Taste the Rainbow in Wiki-Land

March 7, 2009 at 5:59 pm | Posted in Social Network Sites, Web 2.0 Strategies | Leave a comment
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Skittles released their new website recently, and I believe I’ve seen it before.

That’s because http://www.skittles.com is really Wikipedia…wait, what? Ok, it’s not really Wikipedia’s site, it’s an overlay which “lives on top” of popular Web 2.0 sites. Depending on when you check their site, you might wind up on Flickr, Facebook, Twitter, or YouTube.

How's the Interweb Taste?

The overlay part is a red box (which can be minimized) which allows you to navigate to other “sections” of the website, which in fact brings you to other Web 2.0 sites (i.e. click on friends and you’re taken to Skittles’ Facebook page, click on chatter and you’ll see the Twitter feed for Skittles).

Visitors are also able to “Contact the Rainbow” through the only Skittles-branded page on their site.

As quirky as it is, you have to realize how much control the company has given up with this new site. They are essentially relying on their customers to do their marketing, using their pictures, reviews, videos, and Tweets…unfiltered. This means good, bad, or ugly- everyone can see what’s going on in Internet-land for Skittles.

What happens when an inappropriate picture is tagged with Skittles on Flickr, or someone starts badmouthing the company on Twitter? Will the company be forced to pull the plug? I would assume they have an elaborate crisis communication plan lined up for potential situations like this, and I would be curious to find out what it entailed.

If anyone has opinions about the site, I’d like to hear them. Is the Skittles web development team onto the next big thing? Are they just lazy? Is this marketing suicide, or absolutely genius? Bring on the comments!

The “Fall” of Flickr Royalty

February 27, 2009 at 4:17 pm | Posted in Social Network Sites | 1 Comment
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Plagiarism on Social Network Sites

Rosie Hardy: Did She Cross The Line?I love Rosie Hardy. Every day, I check my contact list on Flickr to see if she’s uploaded a brilliant new picture because her work is truly breathtaking. This week, I was greeted with yet another wonderful piece by Rosie- but this one was accompanied by a sad story detailing her hiatus that she will be taking from Flickr. The reason?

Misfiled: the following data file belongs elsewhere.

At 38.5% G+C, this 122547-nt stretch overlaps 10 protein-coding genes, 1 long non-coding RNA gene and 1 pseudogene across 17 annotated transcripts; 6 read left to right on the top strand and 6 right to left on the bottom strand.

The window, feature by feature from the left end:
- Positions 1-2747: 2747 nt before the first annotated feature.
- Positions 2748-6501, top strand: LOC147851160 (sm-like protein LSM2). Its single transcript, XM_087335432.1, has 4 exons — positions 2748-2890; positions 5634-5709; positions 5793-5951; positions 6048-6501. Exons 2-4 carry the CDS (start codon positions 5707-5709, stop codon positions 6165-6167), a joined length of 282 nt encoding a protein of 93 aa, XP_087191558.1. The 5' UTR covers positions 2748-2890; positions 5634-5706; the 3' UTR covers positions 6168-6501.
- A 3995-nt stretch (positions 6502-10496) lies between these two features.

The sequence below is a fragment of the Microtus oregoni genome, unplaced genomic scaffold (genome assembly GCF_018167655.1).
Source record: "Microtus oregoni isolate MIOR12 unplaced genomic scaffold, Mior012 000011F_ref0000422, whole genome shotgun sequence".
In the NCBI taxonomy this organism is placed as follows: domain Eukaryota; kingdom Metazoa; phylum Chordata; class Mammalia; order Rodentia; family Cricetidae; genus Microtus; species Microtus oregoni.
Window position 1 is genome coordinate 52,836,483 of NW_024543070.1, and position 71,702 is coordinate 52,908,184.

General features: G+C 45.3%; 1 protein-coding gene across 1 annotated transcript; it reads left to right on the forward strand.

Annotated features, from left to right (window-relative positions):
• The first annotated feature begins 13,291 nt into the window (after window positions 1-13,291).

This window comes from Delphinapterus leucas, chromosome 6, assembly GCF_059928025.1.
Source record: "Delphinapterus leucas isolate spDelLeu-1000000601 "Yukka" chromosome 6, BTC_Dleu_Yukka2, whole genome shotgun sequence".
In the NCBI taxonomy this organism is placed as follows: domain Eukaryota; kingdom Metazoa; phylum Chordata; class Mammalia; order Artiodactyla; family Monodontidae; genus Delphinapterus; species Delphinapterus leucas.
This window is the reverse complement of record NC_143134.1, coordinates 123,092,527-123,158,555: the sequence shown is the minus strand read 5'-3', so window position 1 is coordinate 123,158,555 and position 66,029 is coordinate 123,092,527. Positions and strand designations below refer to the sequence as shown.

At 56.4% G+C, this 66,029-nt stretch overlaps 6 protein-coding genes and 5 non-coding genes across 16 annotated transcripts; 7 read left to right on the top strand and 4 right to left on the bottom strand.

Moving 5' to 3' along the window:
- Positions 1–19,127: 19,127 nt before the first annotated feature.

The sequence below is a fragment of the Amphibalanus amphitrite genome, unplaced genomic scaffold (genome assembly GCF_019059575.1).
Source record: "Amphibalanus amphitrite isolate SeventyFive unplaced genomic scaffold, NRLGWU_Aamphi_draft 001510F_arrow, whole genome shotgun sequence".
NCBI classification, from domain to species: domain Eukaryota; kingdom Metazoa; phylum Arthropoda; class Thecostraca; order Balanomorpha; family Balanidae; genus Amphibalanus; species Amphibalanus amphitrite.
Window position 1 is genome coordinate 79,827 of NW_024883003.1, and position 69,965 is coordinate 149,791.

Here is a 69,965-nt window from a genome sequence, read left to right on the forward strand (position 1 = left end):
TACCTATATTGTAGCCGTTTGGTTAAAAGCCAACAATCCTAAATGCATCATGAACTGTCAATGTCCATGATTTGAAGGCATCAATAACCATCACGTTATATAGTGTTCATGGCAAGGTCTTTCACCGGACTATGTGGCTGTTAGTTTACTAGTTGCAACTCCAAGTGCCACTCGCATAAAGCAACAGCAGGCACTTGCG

The “Rosie Hardy Plagiarism” Blog

You can Google “Rosie Hardy plagiarism” if you want to read all the gory details, but to sum it up: Rosie copied/stole/was inspired by (depending on what side of the fence you sit on) other photographers’ work when creating a handful of her own. A Flickr member, known as Harry, called Rosie out on his blog over the past few days. He posted side-by-side comparisons of her work and the work of the original artists. With some, there is no argument- the photos are undeniably similar. Others, it’s hard to say. Could it have been coincidence? If not, where is the line drawn between creative inspiration and plagiarism on the Internet?

Plagiarism in the Age of the Internet

Flickr, Photobucket, Shutterfly, Snapfish… there are tons of photo-sharing websites on the Internet, and millions upon millions of members on each site. With all of these pictures on the Web, how can one keep track of them to make sure they’re not being used illegally? And what constitutes illegal?

Right around Valentine’s Day, I saw dozens of pictures posted on Flickr which featured heart shadows created by a ring. Did each of those people plagiarize each other? Or did they take inspiration from another’s photos? Or did they coincidentally discover that inserting a ring into the binding of a book causes a heart shadow on the same day?

How about all the people who have ever written something across their knuckles and snapped a shot? Copycats? Does it depend on what they write?

See where I’m going with this?

So where do we draw the line? And how do we monitor all of the information that’s out there? The Internet is a glorious thing, but it also opens the door to issues that never existed before. With so many people interconnected, can there ever be true originality ever again? Or has everything already been done and posted on the Web?

Whatcha think?

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